Category Archives: Election Analysis

Hahn Attacking in California

The next special congressional election is two weeks away in California and Democratic nominee Janice Hahn appears nervous. The general election phase of this contest should be an easy run for any Dem, and was viewed as such ever since Republican Craig Huey slipped through the jungle primary election instead of the favored Debra Bowen (D), California’s Secretary of State. CA-36 is solidly Democratic. The worst number posted by the party’s presidential candidate since 1996 is 57 percent, and the region routinely elects liberals to virtually every political position. But Hahn isn’t acting like a runaway winner. She just aired a new ad attacking Huey as an “extremist politician” followed up with a more positive commercial about her own career. The latter ad surprisingly does not mention she’s a Democrat, instead choosing to emphasize that she has “never held partisan office.”

Several weeks ago Ms. Hahn, a Los Angeles City councilwoman who has previously lost a race for Congress (1998) and another for lieutenant governor (2010), surveyed the district but refuse to publicize the results even while tepidly claiming that she led Huey “beyond the margin of error.” These actions suggest that the CA-36 special election is much closer than anyone would have originally believed. Hahn will still likely win this race, but it’s probable she will under-perform the Democratic average.

Even if the councilwoman does prevail on July 12, the road to re-election may be quite difficult. The new Palos Verdes East seat, as the 36th has been named in the new redistricting plan, covers many of the same communities – Redondo Beach, Manhattan Beach, Torrance – but the new seat possesses a much more Republican complexion. While Barack Obama carried the new Palos Verdes East seat with 53.6 percent of the vote, under the old 36th district boundaries, the president’s number topped 64 percent. In the very close race for attorney general in 2010, an election the Democratic nominee carried by less than one percentage point statewide, the Republican nominee actually scored a 45-41 percent plurality within the Palos Verdes East boundaries.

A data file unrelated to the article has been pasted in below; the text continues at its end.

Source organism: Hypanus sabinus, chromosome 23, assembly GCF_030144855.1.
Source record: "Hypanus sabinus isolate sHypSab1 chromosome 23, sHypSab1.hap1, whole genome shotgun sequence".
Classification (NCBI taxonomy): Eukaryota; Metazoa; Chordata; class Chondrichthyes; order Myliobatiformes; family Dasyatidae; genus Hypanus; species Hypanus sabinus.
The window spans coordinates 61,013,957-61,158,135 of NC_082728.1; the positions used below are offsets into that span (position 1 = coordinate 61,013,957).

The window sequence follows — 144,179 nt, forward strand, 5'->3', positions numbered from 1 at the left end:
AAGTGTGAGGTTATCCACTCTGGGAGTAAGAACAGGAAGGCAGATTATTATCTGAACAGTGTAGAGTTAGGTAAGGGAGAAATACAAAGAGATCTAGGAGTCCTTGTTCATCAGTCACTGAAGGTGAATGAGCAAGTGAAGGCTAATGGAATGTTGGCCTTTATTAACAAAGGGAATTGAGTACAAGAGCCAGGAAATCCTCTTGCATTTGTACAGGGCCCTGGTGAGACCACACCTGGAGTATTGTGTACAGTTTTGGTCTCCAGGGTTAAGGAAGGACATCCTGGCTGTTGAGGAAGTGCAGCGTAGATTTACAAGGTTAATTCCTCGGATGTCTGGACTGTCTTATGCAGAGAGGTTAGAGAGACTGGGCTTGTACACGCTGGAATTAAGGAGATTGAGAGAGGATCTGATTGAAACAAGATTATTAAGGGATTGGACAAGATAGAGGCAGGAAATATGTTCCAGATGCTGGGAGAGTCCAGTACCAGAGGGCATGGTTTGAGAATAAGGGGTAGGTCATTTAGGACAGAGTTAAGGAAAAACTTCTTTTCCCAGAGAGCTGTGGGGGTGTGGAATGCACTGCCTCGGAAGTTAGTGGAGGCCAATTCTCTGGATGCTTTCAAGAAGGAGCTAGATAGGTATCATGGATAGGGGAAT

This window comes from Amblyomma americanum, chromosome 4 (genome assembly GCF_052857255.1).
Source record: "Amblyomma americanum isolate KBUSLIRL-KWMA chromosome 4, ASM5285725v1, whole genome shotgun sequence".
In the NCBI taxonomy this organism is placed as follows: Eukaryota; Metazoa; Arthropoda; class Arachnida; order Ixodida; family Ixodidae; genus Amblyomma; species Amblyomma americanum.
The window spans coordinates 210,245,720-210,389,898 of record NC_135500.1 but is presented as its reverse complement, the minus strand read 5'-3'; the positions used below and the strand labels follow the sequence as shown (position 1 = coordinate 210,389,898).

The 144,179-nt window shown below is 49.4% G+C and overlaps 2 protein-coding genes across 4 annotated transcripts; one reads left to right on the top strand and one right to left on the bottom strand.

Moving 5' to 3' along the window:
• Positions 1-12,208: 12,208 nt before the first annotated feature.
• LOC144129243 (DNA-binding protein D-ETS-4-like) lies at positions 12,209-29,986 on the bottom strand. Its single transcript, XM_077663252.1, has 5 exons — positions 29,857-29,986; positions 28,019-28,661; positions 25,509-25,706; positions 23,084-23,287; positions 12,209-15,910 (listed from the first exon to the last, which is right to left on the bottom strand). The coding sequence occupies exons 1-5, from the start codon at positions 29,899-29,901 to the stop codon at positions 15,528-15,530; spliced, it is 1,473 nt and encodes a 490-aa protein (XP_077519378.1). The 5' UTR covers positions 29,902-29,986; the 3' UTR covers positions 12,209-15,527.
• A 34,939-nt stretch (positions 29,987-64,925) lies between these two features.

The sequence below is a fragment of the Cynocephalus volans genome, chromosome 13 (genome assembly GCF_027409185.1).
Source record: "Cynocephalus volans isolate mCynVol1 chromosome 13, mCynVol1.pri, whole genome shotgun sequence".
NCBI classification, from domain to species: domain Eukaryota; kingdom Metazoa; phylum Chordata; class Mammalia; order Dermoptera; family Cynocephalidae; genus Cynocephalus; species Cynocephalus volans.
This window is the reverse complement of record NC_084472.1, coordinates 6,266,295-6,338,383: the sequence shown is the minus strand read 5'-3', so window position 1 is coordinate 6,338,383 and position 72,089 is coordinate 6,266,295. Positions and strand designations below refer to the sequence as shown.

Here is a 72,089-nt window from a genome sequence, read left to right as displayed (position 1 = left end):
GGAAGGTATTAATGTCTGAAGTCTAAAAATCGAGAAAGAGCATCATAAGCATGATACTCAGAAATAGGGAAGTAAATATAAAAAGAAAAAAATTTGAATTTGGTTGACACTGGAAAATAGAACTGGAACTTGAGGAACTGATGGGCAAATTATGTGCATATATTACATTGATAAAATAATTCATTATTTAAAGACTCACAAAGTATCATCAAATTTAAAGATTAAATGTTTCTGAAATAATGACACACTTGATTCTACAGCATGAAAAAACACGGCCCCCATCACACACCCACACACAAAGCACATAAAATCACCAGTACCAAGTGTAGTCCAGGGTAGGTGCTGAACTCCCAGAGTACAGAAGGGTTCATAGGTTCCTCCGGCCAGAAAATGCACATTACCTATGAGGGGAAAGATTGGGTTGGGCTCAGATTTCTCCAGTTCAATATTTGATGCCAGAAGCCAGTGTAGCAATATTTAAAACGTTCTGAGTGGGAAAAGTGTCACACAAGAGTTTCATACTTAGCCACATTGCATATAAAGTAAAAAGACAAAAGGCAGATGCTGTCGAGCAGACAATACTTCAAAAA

While Ms. Hahn now surprisingly finds herself in a competitive race, it is likely she will face a difficult re-election challenge even if July 12 brings her success. The Palos Verdes East seat looks like another of the more competitive districts that the new California Citizens Redistricting Commission constructed.
___________________________________________________
For further detailed insights, to sign up for my daily email updates, or to sign up to track specific issues or industries, please contact me at PRIsm@performanceandresults.com

Liberal Groups Test Bass Attack in New Hampshire

The Progressive Change Campaign Committee and Democracy for America teamed up to produce a negative issue ad against Rep. Charlie Bass (R-NH-2), ostensibly because he voted in favor of the Ryan Budget. Since the groups are only spending $25,000 on the television buy, the effort is being done to test messages and theme. This particular ad says Bass “voted to end Medicare”, which presumably refers to the Ryan plan but such is not identified in the script’s text.

Expect the Medicare issue to be a focal point of the 2012 campaign. Democrats and left-wing groups are clearly stepping up this line of attack in light of Rep. Kathy Hochul’s victory in the NY-26 special election. Debate continues about whether Hochul’s offensive play on Medicare was the defining point of her campaign – the fact that Republican turnout was low suggests that candidate Jane Corwin’s many mistakes and the presence of Independent Jack Davis masquerading as a Tea Party candidate might have been the bigger factors – but the Democrats won with this strategy, so they feel the approach warrants further usage.

Why, then, the test on Bass since these groups aren’t yet dishing out attacks against any other member? Of all the 2010 Republican victories, Rep. Bass regaining the seat he lost after six terms in 2006 was one of the most tenuous. Winning by just one point (48-47 percent), a margin of 3,550 votes over lobbyist Ann McLane Kuster (D), Mr. Bass could be the top 2012 Democratic conversion target. His inclusion on the National Republican Congressional Committee Patriot Program list, announced last week, is a further indication that both parties see him as a highly vulnerable incumbent.

The 2nd district covers New Hampshire’s western region and encompasses the state’s second largest city of Nashua along with Concord, the state capital. The district voted Democratic during the last decade. President Obama scored 56 percent here in 2008. Former President George W. Bush lost the seat in both of his elections. He trailed 47-52 percent in 2004 and 47-48 percent in 2000. In contrast, the state’s other CD, NH-1, gave Obama only a 53-47% win in 2008 while Bush carried the district both times.